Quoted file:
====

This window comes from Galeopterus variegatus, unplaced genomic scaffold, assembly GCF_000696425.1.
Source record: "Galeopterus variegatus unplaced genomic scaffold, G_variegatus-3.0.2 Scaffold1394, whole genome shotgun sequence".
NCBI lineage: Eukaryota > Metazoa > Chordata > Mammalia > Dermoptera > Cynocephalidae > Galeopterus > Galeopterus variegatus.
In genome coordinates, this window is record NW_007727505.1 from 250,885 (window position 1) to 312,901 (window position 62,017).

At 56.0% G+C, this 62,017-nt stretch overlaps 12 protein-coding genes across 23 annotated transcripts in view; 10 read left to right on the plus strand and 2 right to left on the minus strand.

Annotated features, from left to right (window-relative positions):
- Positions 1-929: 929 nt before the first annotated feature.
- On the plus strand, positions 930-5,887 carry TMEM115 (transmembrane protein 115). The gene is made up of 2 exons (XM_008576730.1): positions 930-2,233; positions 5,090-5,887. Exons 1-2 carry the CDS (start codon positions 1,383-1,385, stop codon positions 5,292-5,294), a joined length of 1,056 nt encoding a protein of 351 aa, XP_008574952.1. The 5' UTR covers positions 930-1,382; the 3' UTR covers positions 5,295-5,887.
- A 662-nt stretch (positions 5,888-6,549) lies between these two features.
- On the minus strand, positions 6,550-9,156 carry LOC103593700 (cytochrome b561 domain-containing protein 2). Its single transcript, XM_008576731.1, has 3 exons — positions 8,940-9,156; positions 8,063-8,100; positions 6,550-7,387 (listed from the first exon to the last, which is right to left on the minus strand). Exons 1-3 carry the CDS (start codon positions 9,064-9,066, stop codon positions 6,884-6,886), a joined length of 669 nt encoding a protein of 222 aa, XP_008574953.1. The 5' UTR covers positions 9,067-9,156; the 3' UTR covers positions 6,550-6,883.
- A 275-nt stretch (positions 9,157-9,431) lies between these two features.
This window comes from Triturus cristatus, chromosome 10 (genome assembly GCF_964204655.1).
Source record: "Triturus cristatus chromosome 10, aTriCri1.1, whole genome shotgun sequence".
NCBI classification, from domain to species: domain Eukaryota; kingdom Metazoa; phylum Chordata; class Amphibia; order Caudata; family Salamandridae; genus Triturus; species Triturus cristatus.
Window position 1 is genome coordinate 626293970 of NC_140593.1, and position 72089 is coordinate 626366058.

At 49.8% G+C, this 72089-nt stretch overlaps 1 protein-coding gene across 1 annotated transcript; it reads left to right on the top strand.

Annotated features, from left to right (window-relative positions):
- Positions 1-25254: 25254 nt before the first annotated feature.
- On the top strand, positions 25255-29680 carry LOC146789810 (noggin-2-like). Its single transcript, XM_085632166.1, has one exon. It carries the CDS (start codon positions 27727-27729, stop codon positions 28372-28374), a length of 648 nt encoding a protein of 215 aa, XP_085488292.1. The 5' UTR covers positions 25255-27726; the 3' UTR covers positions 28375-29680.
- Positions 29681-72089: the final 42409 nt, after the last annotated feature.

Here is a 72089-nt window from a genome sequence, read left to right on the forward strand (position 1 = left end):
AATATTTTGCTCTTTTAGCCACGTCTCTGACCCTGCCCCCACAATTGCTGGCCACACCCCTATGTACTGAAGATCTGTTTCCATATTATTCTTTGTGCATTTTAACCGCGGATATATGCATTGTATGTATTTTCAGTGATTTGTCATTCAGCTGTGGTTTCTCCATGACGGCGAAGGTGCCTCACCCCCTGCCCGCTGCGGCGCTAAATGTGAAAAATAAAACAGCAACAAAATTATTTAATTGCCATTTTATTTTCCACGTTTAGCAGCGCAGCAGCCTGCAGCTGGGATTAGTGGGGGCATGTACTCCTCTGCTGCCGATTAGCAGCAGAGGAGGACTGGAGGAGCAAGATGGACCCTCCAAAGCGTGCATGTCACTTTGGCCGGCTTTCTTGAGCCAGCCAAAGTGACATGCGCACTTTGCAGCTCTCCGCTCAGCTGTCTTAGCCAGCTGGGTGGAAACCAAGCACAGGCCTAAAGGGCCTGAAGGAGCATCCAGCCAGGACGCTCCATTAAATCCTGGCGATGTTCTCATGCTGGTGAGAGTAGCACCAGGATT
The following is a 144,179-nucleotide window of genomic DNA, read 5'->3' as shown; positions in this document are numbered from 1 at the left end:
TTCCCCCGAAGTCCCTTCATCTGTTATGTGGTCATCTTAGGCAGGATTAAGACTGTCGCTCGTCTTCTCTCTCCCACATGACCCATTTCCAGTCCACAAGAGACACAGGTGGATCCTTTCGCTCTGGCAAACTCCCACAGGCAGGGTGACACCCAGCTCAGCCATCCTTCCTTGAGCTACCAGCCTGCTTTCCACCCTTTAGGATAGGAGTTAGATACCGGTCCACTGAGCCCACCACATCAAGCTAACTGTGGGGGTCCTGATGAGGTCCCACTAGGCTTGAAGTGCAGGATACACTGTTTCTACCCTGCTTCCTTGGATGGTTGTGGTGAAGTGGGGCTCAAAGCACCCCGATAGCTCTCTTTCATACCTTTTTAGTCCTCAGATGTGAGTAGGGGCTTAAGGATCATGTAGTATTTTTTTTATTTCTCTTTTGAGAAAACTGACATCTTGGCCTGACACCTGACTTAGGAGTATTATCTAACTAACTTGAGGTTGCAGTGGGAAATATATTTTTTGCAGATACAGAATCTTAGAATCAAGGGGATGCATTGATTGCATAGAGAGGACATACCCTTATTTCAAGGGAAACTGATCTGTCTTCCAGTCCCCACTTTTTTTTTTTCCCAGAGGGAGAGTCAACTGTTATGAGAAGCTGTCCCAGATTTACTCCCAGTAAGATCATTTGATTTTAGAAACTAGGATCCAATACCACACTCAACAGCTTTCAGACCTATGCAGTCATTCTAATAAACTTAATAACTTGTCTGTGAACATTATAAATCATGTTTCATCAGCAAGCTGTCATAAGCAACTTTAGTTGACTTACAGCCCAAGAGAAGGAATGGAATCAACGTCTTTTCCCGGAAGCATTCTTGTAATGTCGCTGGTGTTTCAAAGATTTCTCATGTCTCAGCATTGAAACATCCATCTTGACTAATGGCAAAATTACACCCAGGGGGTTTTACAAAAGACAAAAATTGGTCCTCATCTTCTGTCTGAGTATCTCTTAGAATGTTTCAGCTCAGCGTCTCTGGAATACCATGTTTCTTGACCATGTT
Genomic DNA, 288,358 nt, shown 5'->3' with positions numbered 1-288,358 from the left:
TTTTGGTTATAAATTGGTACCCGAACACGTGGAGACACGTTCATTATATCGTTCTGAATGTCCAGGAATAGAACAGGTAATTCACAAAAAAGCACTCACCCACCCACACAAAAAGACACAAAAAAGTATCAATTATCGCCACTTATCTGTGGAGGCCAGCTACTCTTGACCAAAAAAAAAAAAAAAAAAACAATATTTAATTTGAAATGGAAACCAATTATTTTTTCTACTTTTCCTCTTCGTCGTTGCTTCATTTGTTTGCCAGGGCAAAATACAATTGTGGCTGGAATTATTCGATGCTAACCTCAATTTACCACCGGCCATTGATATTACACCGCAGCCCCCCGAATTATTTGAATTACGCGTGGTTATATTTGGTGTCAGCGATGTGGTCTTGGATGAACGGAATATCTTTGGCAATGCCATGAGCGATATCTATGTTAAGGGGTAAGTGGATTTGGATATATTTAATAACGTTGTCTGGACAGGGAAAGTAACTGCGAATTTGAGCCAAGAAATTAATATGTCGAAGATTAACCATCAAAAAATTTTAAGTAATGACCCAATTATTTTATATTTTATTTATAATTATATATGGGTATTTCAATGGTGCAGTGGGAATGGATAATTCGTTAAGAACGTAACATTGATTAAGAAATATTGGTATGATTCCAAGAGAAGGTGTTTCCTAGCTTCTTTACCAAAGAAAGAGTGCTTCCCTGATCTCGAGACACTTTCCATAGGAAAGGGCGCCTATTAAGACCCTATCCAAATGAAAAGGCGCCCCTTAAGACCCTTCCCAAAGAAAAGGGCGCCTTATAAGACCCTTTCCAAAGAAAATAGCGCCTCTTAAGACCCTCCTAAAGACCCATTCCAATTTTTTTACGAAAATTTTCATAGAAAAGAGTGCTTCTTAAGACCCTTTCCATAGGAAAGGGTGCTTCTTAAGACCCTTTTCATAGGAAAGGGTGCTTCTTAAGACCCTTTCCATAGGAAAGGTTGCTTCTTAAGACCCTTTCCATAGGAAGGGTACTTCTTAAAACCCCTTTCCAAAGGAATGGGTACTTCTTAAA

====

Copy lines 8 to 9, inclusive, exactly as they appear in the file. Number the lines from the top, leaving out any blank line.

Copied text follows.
- On the plus strand, positions 930-5,887 carry TMEM115 (transmembrane protein 115). The gene is made up of 2 exons (XM_008576730.1): positions 930-2,233; positions 5,090-5,887. Exons 1-2 carry the CDS (start codon positions 1,383-1,385, stop codon positions 5,292-5,294), a joined length of 1,056 nt encoding a protein of 351 aa, XP_008574952.1. The 5' UTR covers positions 930-1,382; the 3' UTR covers positions 5,295-5,887.
- A 662-nt stretch (positions 5,888-6,549) lies between these two features.